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Squaring Tolerance


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Went to check twist and square, there is shy 1/16th difference in the centerline to outer edge of the hull, and the similar shy 1/16th from transom corner to bow.

Is this shy 1/16th small enough to call it good or should try to work it out?

What other dimenions should i measure to check the squareness and for twist?

Thanks,

Michael

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What you need to check is the straight distance from the stem to the corner on each side of the transom where it meets the shear. This will tell you if the hull is square. As you're working from a kit, measuring around the outside of the shear on each side won't work. You already know that the panels are the same length. You can check the symetry by pulling a line from the stem to the center of the transom at the top. Then measure how far the shear on each side is from the line you pulled into place. Measuring from the same point, these measurements should be the same.

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Thanks for the clarification and help.

The stem to sheer at the transom is less than 1/32 in difference port to starboard--this is measued with the boat level port-starboard. The centerline string to sheer at the nesting bulk heads is >1/32 but <1/16th, with the little extra on the starboard side.

Thoughts?

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PAR is on target. 1/16" ??? I usually use metrics so we're talking about 1.5 mm. I'm not sure my semi-feeble eyes can read a scale that close. Well, I can and do it all the time when dealing with small measures like a 7mm x 14mm strip of wood, but for the entire boat? Hey, getting that sucker within 1/16" is cause for celebration. Well done!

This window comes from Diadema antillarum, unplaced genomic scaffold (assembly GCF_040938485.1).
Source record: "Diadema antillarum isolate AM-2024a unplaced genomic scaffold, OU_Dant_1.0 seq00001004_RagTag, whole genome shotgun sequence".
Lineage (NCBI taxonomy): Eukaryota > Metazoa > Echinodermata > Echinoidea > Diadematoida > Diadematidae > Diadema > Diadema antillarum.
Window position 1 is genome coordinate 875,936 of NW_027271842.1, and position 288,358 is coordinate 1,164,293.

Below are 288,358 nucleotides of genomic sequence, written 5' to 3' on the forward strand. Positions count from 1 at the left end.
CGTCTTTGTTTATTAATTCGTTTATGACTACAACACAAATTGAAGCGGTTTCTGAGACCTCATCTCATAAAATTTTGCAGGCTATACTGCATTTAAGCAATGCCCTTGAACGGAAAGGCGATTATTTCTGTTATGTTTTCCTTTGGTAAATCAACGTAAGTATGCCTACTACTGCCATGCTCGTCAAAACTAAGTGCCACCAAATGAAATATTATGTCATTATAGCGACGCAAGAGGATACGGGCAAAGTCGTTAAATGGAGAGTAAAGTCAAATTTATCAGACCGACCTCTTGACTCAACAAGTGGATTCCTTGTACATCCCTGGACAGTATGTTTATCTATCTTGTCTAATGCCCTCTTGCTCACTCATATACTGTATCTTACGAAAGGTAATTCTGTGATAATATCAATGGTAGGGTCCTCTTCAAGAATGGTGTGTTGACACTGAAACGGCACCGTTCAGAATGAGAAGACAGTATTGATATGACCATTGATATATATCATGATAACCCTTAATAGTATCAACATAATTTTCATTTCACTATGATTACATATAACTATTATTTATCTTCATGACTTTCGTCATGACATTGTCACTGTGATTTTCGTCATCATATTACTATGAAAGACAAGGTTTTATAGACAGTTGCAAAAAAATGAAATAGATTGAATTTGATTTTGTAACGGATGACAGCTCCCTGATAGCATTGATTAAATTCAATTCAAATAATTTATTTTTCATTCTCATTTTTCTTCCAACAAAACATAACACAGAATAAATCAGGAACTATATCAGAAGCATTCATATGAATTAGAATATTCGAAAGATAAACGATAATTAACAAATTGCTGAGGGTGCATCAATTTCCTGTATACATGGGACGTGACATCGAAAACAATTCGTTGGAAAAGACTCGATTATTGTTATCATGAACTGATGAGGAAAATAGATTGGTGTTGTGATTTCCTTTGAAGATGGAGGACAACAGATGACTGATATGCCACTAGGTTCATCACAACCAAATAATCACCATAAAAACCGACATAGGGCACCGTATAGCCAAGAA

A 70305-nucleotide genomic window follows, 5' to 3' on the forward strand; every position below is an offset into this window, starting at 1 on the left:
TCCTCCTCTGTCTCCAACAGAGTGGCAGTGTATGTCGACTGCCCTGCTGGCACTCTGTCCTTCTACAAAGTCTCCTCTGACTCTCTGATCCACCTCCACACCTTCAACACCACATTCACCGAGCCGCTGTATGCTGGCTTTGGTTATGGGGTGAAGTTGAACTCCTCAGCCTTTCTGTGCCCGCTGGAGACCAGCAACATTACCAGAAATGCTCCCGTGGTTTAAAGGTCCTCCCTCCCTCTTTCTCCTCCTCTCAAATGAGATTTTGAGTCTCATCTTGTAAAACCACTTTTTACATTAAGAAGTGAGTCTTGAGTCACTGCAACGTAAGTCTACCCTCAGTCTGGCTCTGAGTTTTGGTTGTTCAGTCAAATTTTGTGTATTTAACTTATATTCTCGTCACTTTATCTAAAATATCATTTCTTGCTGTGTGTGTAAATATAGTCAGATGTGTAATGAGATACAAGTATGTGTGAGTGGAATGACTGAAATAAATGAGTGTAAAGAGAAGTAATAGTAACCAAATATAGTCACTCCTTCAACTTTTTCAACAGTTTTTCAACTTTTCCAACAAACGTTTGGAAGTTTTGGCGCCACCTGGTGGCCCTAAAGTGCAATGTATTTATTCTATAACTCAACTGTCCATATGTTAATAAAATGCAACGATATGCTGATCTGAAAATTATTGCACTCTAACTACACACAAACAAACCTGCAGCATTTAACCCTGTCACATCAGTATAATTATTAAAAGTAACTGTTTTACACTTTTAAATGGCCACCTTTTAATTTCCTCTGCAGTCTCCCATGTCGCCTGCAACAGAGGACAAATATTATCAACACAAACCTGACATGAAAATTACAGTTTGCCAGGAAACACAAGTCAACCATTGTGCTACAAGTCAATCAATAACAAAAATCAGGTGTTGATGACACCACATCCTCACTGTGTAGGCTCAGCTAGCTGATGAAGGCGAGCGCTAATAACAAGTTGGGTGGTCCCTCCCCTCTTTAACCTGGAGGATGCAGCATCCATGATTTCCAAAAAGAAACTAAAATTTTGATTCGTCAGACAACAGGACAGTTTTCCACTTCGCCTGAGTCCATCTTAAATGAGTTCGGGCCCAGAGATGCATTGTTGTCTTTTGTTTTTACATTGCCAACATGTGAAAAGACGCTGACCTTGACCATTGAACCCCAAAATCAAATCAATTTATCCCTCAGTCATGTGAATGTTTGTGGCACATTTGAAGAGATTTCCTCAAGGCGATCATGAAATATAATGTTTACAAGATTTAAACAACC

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Went to check twist and square, there is shy 1/16th difference in the centerline to outer edge of the hull, and the similar shy 1/16th from transom corner to bow.

Is this shy 1/16th small enough to call it good or should try to work it out?

What other dimenions should i measure to check the squareness and for twist?

Thanks,

Michael

You get the prize for the best alligned boat in the class. A gold star.

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My boat was about off square about the same amount, and I have to say that I do notice a difference in performance. She pulls slightly to port when on a broad reach, and over a distance of 10 nautical miles, I find she's wandered a good ten feet off a straight line. It's not so bad in the northern hemisphere when the Coriolis Effect cancels it out, but it wreaks havoc when rounding the great capes.

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After the completion of a 36' powerboat hull shell (plywood lapstrake over frames) I won a bet she'd be under 1" in max beam difference. Measured from keel centerline, to underside of the sheer strake on each side, the hull was 7/8" wider on starboard then port. I won my 5 bucks and it was considered an exceptionally tight tolerance build. A short 1/16" oh pleeease, you're just showing off . . . :rolleyes:

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